Sam Hole: A Window Within a Window

Rules prohibit Sam Hole from racing with a full window on his driver’s side. So, he built a partial one out of Lexan for the 1997 BMW M3 he races. Hole competes with the car in GTS2 class, as seen here at a NASA Northeast event hosted by New Jersey Motorsports Park in Millville, New Jersey.

“The goal was to reduce the window opening to reduce drag,” said Hole, of Philadelphia, Pennsylvania. “I don’t really have any data to [tell] if it did anything.”

Andy May worked as a car chief and engineer for various NASCAR teams. He now consults with teams across the spectrum of motorsport at his company, Zeta Performance Vehicle Technologies. May felt Hole may be onto something.

“There’s definitely something to it at the front part of the front window,” said May. “The back piece, I’m not certain about — it depends if it’s scooping more air or deflecting it. If you could pull the front of the front window inward and the back of it outward, it could deflect the air from going in. But, it doesn’t appear to be the case.”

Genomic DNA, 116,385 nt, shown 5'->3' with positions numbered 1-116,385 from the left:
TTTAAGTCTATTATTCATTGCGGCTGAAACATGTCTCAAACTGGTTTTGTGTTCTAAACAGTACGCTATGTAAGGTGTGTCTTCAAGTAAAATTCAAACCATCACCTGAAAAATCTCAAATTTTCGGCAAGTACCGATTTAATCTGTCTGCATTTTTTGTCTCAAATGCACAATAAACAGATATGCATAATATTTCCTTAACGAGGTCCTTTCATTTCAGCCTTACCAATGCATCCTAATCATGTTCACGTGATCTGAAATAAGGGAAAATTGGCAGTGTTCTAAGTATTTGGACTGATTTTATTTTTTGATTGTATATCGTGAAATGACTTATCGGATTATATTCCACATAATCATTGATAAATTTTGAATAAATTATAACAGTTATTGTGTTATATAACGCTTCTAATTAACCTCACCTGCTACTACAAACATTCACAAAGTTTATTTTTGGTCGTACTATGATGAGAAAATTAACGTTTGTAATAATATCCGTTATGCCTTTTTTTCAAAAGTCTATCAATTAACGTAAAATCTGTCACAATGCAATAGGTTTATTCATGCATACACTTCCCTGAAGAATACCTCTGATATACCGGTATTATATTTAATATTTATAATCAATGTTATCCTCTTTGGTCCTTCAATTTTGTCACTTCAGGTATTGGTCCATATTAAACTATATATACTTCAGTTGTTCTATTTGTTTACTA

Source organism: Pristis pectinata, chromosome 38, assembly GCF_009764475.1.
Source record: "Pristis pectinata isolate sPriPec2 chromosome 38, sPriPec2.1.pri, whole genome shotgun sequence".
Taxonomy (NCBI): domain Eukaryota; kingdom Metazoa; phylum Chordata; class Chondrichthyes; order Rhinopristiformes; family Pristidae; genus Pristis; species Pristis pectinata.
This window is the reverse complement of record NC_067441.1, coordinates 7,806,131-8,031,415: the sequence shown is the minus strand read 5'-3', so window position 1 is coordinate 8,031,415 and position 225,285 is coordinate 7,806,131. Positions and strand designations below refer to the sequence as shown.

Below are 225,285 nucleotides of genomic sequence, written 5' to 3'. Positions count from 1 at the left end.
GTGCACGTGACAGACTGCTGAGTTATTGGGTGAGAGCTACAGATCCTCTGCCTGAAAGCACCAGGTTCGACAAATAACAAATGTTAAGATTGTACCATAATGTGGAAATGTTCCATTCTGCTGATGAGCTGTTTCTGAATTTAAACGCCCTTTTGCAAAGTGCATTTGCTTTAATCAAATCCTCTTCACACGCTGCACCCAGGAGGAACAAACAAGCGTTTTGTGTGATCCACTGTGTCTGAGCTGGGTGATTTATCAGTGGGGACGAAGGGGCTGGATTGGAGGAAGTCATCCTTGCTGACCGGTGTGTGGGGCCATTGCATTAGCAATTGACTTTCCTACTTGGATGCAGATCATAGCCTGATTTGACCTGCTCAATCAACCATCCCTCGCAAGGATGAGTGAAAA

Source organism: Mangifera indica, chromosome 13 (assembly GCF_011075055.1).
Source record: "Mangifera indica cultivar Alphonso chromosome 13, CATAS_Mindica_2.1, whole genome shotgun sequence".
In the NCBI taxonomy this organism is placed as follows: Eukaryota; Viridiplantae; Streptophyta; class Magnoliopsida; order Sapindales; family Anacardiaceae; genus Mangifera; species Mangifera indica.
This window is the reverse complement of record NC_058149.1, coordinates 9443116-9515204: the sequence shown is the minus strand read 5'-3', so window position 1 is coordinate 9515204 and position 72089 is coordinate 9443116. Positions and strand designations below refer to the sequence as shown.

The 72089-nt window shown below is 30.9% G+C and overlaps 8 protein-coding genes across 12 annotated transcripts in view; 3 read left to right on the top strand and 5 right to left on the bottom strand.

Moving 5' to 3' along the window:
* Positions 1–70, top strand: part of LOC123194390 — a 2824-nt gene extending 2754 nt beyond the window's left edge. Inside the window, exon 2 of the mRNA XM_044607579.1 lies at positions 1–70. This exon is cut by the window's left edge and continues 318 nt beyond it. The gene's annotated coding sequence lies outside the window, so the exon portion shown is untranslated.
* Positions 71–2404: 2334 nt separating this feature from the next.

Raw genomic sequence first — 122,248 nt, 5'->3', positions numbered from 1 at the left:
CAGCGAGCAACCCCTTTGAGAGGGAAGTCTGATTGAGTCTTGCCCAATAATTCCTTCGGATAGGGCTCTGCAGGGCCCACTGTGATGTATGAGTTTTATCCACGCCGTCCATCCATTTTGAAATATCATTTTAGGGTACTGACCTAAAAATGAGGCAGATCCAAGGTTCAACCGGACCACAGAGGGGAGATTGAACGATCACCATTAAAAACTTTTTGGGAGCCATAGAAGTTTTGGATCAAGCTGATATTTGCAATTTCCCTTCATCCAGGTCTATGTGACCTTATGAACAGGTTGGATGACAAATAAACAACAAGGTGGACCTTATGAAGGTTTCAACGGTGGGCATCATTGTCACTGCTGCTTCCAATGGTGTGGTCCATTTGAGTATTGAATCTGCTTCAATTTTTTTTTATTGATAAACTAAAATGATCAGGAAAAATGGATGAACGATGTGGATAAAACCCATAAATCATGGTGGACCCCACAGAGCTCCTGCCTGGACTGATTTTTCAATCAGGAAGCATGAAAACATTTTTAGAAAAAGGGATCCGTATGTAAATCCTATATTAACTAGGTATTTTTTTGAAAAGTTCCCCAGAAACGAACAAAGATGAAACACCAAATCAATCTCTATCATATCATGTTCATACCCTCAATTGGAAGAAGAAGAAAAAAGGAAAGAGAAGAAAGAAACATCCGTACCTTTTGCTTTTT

With a tight set of rules, engineers on NASCAR teams look for alternative paths to achieve their goals.

“We are focused on relative pressure for downforce,” said May. “Any pressure underneath the car creates a lifting force that cancels the pressure over the top of the car creating downforce. We use the interior as a path to relieve the pressure underneath the car.”

Hole’s friend, Mark Petronis, endured a fire where first responders struggled to extricate him. (For more on Petronis, read “Mark Petronis: Lessons Learned from an Inferno”.) The incident made Hole reconsider his window idea. He ended up removing the back portion of it.

“[With the window within a window,] I was able to get out through the door and I left the opening large enough that I could get out, in full gear, through the hole,” Hole said. “After the fire [Mark Petronis had], I didn’t want any impediments to me being pulled out of the car.”

Ultimately, Sam Hole said he could not tell if his experiment bettered his on-track performance, but he did notice one thing.

“There is definitely more airflow in the car, without the extra window,” said Hole.


Zeta Performance Vehicle Technologies
Cornelius, North Carolina

J.A. Ackley

The Rock the Curb Executive Editor has covered motorsports since 2000. His many awards include the 2019 Eastern Motorsport Press Association (EMPA) Jim Hunter Writer of the Year and the 2013 Russ Catlin Award for Excellence in Motorsports Journalism.